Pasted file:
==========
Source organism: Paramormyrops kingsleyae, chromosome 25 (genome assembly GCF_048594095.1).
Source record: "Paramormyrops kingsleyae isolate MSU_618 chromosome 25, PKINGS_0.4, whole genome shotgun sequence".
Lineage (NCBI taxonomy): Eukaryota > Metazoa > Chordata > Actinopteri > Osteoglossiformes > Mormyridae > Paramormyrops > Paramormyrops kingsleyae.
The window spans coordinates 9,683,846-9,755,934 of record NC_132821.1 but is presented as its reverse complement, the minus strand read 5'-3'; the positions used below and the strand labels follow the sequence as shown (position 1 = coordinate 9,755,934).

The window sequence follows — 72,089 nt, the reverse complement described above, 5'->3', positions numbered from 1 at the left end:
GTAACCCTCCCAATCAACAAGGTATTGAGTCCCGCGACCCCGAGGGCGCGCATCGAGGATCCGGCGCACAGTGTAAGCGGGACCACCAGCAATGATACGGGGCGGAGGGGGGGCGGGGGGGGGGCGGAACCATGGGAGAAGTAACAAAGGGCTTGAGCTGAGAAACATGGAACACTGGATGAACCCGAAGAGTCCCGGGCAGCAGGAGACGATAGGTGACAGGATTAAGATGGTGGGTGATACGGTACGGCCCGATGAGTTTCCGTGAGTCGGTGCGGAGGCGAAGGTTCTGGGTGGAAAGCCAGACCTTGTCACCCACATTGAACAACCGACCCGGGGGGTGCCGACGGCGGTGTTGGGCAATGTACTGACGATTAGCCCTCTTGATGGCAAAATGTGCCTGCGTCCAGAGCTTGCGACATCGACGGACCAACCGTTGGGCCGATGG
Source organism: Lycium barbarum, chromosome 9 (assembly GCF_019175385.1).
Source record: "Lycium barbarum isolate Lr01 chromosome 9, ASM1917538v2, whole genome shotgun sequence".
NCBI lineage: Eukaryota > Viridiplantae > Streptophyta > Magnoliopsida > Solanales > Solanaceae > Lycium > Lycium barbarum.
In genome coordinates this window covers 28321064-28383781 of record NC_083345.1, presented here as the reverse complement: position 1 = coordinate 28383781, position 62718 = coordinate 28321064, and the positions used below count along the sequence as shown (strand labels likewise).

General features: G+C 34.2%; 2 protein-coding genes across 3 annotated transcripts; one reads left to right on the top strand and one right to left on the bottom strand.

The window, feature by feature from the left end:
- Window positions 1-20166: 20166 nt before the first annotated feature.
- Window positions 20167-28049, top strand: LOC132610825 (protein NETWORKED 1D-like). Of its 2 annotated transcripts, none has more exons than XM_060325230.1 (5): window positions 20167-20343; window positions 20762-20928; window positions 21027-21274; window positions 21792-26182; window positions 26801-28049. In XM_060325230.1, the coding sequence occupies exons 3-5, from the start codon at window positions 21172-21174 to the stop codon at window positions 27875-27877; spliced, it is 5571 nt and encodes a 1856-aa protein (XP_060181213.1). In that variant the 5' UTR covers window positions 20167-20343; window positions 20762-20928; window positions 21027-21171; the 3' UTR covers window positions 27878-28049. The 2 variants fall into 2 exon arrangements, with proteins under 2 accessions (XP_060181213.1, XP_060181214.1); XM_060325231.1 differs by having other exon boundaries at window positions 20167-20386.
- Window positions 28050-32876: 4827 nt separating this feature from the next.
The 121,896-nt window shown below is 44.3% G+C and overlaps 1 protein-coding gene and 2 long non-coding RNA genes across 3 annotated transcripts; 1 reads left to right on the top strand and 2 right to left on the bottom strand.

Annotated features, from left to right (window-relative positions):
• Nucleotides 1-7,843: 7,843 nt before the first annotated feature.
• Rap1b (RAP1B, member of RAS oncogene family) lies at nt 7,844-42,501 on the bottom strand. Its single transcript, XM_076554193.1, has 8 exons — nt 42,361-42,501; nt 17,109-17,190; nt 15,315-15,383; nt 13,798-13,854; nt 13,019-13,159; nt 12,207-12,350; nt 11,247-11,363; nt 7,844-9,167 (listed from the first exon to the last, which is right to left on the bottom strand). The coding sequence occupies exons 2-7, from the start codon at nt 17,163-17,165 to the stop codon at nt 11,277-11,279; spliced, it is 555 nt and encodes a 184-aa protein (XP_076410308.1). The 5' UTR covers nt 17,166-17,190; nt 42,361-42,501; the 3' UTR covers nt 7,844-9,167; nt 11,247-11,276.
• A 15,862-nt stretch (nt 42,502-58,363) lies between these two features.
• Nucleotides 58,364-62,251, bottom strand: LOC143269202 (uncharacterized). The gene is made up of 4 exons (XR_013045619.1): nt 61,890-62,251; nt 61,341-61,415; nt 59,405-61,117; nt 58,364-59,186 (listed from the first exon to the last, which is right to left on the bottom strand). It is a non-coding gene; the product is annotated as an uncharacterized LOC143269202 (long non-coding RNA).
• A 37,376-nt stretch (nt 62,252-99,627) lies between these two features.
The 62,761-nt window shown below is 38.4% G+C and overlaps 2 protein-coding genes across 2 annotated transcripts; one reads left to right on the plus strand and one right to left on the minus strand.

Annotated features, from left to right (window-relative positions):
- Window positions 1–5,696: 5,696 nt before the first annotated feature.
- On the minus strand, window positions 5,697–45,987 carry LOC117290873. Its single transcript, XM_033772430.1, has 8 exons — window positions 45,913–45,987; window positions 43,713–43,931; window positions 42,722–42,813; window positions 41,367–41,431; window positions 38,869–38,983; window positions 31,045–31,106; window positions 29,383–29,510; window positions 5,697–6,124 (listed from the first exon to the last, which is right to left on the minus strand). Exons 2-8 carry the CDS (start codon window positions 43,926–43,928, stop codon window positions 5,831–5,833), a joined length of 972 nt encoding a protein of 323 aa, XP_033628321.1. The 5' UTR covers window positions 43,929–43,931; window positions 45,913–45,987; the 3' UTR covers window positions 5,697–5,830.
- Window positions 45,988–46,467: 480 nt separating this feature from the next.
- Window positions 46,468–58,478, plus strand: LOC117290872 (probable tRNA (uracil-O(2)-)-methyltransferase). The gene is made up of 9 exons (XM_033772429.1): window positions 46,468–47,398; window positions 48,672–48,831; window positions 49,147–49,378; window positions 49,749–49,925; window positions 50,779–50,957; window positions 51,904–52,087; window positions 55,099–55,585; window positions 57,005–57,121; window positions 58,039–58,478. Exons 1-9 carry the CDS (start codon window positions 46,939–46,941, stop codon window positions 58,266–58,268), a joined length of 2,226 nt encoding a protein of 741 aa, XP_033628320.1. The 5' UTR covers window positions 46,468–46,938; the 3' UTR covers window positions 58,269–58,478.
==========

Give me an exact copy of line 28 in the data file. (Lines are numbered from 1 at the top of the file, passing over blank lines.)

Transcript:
- Window positions 46,468–58,478, plus strand: LOC117290872 (probable tRNA (uracil-O(2)-)-methyltransferase). The gene is made up of 9 exons (XM_033772429.1): window positions 46,468–47,398; window positions 48,672–48,831; window positions 49,147–49,378; window positions 49,749–49,925; window positions 50,779–50,957; window positions 51,904–52,087; window positions 55,099–55,585; window positions 57,005–57,121; window positions 58,039–58,478. Exons 1-9 carry the CDS (start codon window positions 46,939–46,941, stop codon window positions 58,266–58,268), a joined length of 2,226 nt encoding a protein of 741 aa, XP_033628320.1. The 5' UTR covers window positions 46,468–46,938; the 3' UTR covers window positions 58,269–58,478.